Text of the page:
Latest from Brunei’s Muslim regime: Banishing Christmas decorations
UNITED NATIONS – On Christmas Eve, religious police in the capital city of the Islamic Sultanate of Brunei ordered business owners to remove Christmas decorations or face arrest.
When Brunei, a tiny oil-rich fiefdom that shares the island of Borneo with Malaysia and Indonesia, adopted Shariah law earlier this year, some questioned whether the harsh penal code that includes amputation and stoning for blasphemy and other crimes would actually be enforced since a third of Brunei’s population is not Muslim. The crackdown on Christmas this year answers the question.
Restaurant and café owners in Brunei’s capital city of Bandar Seri Begawan told reporters they were ordered to remove Christmas decorations from their establishments by authorities who cited Shariah Penal Code Order 2013 prohibiting exhibits of decorations that are against Islamic beliefs.
Violators face a $15,000 fine and imprisonment for a term of up to five years.
The ban on Christmas decoration is not the only restriction on religious freedom. The Shariah penal code bans non-Muslims from teaching or even speaking freely to Muslims about their religious beliefs, punishable with heavy fines and imprisonment.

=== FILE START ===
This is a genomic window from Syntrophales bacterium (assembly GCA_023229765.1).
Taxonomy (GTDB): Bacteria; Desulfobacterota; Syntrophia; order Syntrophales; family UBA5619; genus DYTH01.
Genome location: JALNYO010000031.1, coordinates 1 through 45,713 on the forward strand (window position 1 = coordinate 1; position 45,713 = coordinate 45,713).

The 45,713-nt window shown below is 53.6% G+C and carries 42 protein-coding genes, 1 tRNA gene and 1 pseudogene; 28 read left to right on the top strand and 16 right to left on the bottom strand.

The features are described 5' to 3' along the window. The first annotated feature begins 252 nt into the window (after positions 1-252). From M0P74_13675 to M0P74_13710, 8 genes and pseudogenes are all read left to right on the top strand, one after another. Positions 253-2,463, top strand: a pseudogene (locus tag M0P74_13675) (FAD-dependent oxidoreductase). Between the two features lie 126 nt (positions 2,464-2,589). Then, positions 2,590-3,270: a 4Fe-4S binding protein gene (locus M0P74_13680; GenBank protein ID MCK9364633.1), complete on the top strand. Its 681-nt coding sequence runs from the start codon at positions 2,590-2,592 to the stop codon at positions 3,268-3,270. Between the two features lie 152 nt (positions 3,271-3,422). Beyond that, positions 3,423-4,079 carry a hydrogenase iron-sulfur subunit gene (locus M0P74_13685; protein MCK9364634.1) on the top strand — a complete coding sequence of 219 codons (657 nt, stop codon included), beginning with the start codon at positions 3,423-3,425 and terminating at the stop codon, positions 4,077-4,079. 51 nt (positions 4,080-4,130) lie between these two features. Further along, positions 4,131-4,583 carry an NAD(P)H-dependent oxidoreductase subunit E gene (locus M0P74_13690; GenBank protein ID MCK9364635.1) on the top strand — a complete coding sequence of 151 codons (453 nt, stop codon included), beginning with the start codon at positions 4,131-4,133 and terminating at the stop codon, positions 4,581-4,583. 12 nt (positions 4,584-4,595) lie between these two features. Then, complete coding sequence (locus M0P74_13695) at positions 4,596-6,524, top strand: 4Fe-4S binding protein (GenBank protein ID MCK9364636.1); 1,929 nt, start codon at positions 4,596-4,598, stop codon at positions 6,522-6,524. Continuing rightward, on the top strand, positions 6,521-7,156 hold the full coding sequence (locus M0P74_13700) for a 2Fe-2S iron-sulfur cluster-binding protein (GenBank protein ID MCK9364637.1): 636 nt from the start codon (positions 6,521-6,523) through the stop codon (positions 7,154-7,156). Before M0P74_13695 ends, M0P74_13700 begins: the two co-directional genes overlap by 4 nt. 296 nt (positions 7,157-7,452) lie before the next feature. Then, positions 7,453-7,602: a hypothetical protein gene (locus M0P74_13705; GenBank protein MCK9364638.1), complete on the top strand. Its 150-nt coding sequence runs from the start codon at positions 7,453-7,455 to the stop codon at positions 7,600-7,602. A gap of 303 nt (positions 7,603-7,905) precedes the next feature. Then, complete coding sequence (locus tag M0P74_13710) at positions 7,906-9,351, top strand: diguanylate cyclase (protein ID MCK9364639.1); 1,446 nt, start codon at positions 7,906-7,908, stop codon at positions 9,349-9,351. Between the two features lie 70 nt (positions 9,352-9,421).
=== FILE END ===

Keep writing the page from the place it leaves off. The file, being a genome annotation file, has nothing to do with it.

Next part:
And all religious groups are required to register with the government. Muslims who convert to another faith could face the death penalty, and Christians who have brought Bibles into the country have been imprisoned.
Despite the nation’s record of religious persecution, the Obama administration is pressing forward with plans to designate the Sultanate of Brunei as a most favored nation with special trade privileges under the proposed Trans Pacific Partnership (TPP) trade agreement. Incoming Senate Majority Leader Mitch McConnell has said approving the agreement is one of his top priorities.
During the Cold War, Democrats and Republicans restricted trade with countries that denied their citizens basic freedoms.
Written by CURTIS ELLIS
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